Donald Trump is due in federal court on Thursday to answer charges he sought to overturn the results of the 2020 US presidential election.
He is facing a judge just blocks from the US Capitol his supporters stormed to block the peaceful transfer of power.
In what has become a familiar but nonetheless stunning ritual, Mr Trump is expected to be processed by law enforcement, be officially taken into custody and enter a not guilty plea in front of a judge before being released to rejoin the campaign trail as he seeks to reclaim the White House in 2024.
An indictment on Tuesday from Justice Department special counsel Jack Smith charged Mr Trump with four felony counts.
They related to his efforts to undo the presidential election in the run-up to the January 6 2021 riot at the Capitol, including conspiracy to defraud the US government and conspiracy to obstruct an official proceeding.
The charges could lead to a lengthy prison sentence in the event of a conviction.
Mr Trump was the only person charged in the case, though prosecutors referenced six co-conspirators — mostly lawyers — they say he plotted with, including in a scheme to enlist fake electors in seven battleground states won by President Joe Biden to submit false certificates to the federal government.
The indictment chronicles how Mr Trump and allies, in what Mr Smith described as an attack on a “bedrock function of the US government”, repeatedly lied about the results in the two months since he lost the election and pressured his vice president Mike Pence and state election officials to take action to help him cling to power.
This is the third criminal case brought against Mr Trump in the last six months.
He was charged in New York with falsifying business records in connection with an alleged hush money payment to a porn actor during the 2016 presidential campaign.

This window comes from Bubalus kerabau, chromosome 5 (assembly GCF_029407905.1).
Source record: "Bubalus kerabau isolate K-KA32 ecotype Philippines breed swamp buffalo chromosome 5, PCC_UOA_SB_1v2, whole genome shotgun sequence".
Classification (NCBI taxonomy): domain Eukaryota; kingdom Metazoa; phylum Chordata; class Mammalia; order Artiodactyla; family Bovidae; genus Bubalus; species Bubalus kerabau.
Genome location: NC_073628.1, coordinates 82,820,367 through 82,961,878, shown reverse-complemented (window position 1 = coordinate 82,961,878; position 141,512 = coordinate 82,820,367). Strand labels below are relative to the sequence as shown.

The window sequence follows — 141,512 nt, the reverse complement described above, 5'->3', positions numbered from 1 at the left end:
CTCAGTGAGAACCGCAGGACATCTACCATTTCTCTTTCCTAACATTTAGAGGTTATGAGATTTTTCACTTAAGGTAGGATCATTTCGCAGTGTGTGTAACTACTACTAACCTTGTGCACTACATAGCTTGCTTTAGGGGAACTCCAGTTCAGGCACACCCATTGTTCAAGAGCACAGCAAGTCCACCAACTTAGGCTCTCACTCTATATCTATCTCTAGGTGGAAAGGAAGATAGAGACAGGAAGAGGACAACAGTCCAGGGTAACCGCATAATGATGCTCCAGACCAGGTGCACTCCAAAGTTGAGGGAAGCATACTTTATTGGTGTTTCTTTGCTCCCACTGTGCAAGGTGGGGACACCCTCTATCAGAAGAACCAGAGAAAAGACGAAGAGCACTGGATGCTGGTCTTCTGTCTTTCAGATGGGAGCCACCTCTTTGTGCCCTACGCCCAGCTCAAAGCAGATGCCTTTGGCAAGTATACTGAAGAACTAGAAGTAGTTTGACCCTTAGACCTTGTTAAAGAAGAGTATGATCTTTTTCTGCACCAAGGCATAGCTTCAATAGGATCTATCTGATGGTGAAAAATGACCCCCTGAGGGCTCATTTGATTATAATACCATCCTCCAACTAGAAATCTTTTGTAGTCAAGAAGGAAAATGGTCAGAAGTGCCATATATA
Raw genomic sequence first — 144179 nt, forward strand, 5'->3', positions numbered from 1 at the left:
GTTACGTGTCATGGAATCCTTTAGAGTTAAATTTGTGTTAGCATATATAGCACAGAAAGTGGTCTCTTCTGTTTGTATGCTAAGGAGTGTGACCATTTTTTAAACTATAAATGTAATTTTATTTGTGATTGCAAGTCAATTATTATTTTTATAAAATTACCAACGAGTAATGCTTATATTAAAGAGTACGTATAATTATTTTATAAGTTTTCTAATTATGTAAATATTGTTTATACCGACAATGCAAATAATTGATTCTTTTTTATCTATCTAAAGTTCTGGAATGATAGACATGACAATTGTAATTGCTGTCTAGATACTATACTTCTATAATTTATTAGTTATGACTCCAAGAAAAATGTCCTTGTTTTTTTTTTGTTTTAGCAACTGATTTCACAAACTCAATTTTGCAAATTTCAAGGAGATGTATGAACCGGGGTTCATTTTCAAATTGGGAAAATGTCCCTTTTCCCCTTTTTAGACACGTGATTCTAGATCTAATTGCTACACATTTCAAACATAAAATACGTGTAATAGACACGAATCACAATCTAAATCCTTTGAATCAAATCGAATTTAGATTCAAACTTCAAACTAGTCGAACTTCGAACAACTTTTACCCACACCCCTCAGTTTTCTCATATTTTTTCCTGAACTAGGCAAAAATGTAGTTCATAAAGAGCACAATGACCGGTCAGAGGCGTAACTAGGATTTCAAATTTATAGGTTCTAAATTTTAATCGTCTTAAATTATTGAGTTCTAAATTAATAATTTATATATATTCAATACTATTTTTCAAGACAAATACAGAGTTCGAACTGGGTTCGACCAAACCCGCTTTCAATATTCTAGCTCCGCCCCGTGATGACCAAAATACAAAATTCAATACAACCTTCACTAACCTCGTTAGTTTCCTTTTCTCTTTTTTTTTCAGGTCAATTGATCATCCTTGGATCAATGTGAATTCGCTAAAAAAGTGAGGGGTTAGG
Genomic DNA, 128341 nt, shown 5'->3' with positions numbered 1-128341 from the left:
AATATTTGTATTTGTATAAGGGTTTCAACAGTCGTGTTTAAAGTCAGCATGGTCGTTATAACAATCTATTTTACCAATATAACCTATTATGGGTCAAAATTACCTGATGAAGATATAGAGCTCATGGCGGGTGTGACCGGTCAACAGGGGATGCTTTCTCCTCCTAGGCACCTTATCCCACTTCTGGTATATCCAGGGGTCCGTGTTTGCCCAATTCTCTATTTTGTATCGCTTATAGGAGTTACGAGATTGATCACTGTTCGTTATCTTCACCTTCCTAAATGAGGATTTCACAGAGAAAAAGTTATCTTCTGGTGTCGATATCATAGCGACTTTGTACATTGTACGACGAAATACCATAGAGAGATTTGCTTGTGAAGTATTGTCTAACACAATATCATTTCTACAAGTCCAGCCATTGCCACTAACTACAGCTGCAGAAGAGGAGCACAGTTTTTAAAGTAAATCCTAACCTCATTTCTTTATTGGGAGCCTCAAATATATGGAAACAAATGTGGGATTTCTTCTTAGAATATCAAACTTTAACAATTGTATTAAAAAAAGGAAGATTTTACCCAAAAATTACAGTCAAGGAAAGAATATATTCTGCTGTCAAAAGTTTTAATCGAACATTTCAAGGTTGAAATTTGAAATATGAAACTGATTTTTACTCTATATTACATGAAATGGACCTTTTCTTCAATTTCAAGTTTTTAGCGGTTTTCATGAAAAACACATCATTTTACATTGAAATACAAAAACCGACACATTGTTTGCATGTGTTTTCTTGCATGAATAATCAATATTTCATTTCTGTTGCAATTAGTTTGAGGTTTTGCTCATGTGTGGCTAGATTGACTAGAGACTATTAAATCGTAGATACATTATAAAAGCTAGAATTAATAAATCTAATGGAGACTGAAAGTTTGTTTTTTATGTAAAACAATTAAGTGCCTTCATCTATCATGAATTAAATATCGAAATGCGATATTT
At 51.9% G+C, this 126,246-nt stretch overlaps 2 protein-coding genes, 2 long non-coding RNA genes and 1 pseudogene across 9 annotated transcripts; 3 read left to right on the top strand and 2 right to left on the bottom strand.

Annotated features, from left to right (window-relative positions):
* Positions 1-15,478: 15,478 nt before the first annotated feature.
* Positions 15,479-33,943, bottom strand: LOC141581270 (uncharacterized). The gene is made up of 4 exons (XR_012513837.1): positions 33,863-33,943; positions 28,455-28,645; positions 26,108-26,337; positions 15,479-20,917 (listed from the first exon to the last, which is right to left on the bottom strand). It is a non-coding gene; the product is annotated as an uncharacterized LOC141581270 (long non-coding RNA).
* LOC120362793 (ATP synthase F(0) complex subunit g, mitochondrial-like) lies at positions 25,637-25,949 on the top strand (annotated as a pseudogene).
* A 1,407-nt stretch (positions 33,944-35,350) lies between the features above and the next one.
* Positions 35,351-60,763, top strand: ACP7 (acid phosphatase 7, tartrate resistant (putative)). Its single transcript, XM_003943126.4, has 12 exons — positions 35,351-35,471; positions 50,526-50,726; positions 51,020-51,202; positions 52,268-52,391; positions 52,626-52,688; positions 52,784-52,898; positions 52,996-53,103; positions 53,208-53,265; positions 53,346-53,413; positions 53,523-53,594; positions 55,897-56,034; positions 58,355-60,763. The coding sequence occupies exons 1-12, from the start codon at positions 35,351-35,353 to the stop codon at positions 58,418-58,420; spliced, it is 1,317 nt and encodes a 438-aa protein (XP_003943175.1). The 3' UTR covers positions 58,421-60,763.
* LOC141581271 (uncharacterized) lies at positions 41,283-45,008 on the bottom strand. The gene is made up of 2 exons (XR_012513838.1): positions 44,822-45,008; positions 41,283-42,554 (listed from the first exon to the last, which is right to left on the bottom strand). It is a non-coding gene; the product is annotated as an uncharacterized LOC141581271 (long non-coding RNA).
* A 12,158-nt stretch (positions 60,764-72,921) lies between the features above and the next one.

Mr Smith’s office has also charged him with 40 felony counts in Florida, accusing him of illegally retaining classified documents at his Palm Beach estate, Mar-a-Lago, and refusing government demands to give them back.
He has pleaded not guilty in both those cases, which are set for trial next year.
Pprosecutors in Fulton County, Georgia are expected in coming weeks to announce charging decisions in an investigation into efforts to subvert election results in that state.
His lawyer John Lauro has asserted in television interviews that Mr Trump’s actions were protected by the First Amendment right to free speech and that he relied on the advice of lawyers.
Mr Trump has claimed without evidence that Mr Smith’s team is trying to interfere with the 2024 election in which the former president is the front runner to claim the Republican nomination.
Mr Smith said in a rare public statement that he was seeking a speedy trial, though Mr Lauro has said he intends to slow the case down so that the defence team can conduct its own investigation.
The arraignment will be handled before US magistrate judge Moxila Upadyaha, who joined the bench last year.